25 Therefore, having put away falsehood, let each one of you speak the truth with his neighbor, for we are members one of another. 26 Be angry and do not sin; do not let the sun go down on your anger, 27 and give no opportunity to the devil. 28 Let the thief no longer steal, but rather let him labor, doing honest work with his own hands, so that he may have something to share with anyone in need. 29 Let no corrupting talk come out of your mouths, but only such as is good for building up, as fits the occasion, that it may give grace to those who hear. (Ephesians 4:17-29, ESV)

 We might think, “That sounds like hard burden, not rest for my soul.” But we sometimes read too quickly, and miss where it says, “put off the old self…and be renewed in the spirit of your minds, and  put on your new self, created after the likeness of God.” So this is something that happens as our mind is renewed. That happens through faith, and through frequently putting the scriptures into our minds. But our new self has been created, not by us, but by God. So, maybe, when we read those verses we could pray something like this: “Holy Spirit, thank you for showing me what the life of Jesus looks like as he lives through me. Please help me to step aside so that you can manifest your life in me and through me, for your glory. Renew my mind, and keep creating my new self.”

When we find ourselves in a situation where we want to do one thing, but we know Jesus wants to do something else, we can pray: “Lord, thank you that you are the one living my life. I can’t do what you want. My flesh doesn’t want me to do it. My flesh is not strong enough, or good enough, to do it. But I surrender to you, and I ask you to work in me anyway. I have no power to stop myself from doing wrong, no power to do what is right. But I give you permission to do the right thing through me right now.”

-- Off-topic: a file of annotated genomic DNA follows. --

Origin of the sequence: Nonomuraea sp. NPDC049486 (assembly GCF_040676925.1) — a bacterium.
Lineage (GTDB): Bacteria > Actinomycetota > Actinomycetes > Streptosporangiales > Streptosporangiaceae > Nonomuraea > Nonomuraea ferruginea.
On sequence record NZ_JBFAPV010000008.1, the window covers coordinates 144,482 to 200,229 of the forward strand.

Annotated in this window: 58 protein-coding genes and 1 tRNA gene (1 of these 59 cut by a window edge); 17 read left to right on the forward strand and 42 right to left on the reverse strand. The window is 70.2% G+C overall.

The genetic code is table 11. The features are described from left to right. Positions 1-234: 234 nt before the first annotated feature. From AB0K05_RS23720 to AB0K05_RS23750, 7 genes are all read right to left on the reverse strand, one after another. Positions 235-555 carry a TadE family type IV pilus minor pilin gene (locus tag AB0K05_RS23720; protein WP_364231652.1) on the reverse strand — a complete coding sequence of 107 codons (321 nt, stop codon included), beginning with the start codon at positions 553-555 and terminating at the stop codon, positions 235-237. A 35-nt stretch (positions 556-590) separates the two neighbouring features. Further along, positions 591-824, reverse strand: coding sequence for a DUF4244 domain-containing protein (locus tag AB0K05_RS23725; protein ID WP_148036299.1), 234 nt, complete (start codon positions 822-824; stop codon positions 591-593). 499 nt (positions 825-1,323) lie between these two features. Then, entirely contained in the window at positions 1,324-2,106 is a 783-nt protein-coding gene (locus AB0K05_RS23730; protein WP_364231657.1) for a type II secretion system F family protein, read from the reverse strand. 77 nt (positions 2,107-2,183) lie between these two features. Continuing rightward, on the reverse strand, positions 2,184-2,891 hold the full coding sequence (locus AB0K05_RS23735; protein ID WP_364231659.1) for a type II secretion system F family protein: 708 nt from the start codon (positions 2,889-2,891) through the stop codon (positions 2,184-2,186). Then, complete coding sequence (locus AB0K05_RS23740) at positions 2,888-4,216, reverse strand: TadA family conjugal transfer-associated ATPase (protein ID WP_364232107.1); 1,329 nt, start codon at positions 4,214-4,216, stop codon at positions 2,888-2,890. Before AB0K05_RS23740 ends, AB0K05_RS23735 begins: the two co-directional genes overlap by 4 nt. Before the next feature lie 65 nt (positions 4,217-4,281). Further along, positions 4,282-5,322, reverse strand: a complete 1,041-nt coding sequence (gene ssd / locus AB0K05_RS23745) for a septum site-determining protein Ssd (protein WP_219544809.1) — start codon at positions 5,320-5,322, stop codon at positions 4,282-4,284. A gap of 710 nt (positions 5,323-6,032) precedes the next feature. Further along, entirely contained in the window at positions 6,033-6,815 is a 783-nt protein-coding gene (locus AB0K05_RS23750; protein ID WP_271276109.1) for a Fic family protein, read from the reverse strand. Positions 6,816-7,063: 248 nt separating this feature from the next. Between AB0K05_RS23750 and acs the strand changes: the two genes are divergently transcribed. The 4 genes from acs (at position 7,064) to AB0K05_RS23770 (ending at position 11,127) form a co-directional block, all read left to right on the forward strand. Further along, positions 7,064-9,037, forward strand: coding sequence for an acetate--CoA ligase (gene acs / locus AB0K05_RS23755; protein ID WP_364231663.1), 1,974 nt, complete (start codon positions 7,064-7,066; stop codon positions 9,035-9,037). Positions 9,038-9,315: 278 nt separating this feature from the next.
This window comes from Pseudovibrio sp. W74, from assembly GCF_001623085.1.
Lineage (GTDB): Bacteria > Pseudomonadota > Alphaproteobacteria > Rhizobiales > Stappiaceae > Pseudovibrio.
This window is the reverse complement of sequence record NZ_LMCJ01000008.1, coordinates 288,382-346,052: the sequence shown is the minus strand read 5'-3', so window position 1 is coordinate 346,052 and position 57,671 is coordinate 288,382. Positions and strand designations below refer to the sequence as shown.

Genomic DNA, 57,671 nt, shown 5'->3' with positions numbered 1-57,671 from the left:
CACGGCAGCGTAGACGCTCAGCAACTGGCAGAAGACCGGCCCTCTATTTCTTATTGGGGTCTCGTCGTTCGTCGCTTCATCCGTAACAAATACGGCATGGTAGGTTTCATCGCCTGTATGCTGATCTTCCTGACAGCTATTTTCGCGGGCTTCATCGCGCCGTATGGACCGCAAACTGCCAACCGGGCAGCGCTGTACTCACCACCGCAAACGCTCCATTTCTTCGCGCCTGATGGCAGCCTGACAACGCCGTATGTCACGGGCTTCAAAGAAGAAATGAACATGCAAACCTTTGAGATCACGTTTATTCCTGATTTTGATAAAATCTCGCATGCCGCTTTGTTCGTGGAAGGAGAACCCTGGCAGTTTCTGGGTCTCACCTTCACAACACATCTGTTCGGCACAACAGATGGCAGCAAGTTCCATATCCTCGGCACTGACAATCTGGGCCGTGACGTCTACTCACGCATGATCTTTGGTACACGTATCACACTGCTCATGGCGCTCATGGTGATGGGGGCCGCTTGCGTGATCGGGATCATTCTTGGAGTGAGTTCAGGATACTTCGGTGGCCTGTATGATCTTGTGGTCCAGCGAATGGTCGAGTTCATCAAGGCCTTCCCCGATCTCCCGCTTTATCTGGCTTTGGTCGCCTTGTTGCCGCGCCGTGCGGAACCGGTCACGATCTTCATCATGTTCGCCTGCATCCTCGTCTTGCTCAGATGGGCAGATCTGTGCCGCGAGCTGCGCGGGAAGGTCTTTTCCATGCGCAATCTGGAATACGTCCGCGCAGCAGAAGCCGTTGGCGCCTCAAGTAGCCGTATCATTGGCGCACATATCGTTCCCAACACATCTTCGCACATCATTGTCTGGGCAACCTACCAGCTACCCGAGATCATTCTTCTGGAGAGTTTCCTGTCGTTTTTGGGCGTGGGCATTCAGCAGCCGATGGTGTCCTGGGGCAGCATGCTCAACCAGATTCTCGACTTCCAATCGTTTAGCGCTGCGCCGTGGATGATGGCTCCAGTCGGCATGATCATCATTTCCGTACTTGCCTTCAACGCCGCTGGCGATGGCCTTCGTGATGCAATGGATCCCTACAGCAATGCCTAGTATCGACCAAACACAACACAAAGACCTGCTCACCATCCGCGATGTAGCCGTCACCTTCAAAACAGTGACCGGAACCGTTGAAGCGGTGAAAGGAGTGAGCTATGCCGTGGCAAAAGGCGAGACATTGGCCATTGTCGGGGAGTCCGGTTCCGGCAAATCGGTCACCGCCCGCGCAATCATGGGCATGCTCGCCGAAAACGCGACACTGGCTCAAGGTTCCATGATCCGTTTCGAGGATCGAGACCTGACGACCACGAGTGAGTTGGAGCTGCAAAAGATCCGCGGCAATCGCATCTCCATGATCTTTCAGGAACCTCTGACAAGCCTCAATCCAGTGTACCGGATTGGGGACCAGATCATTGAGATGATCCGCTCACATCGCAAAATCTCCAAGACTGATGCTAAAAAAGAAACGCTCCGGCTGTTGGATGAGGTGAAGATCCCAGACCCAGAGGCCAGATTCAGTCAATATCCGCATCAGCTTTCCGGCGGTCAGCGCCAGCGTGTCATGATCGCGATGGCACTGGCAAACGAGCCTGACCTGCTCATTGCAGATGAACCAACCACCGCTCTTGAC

That prayer might sound too simple. But the Lord answers it. I have had times when I wanted to sin. I knew what I wanted to do was wrong. But I felt I had no power to stop myself. I prayed a prayer like the ones I just shared (above). And somehow, I just ended up doing what the Lord wanted, and not the sin I had intended to do. It didn’t feel dramatic, except that somehow, I ended up doing the right thing. You see, we really can trust him to live through us, if we only give him permission to do so. So these things don’t need to be burden. We simply ask Jesus to live holy lives through us, and then let him.

Second, we are forgetting that when Jesus invites us to rest in Him, we have to drop our own agenda in order to do so. Imagine you are carrying a sixty pound backpack. Then you come to Jesus, and he says, “Take my burden upon you; it is easy and light.” Jesus points to his backpack, which weighs fifteen pounds. You think “That doesn’t feel easy. Now instead of sixty pounds, I’ll be carrying seventy-five pounds.”

You grab his pack and sling it on top of yours. Now your heavy burden feels almost intolerable. But Jesus laughs, and pokes you in the ribs. “You’re not listening,” he says. “Drop your load. All of it. Carry only my fifteen pound pack. Everything you’ll ever need is in there.”

And that uncovers the real issue. It’s hard to believe that Jesus could give us everything we’ll ever need with only a fifteen pound backpack. Does it have our favorite food? What about the television? What about the clothes I like? And so on. But the only way to find out is to trust Jesus, and drop our own pack.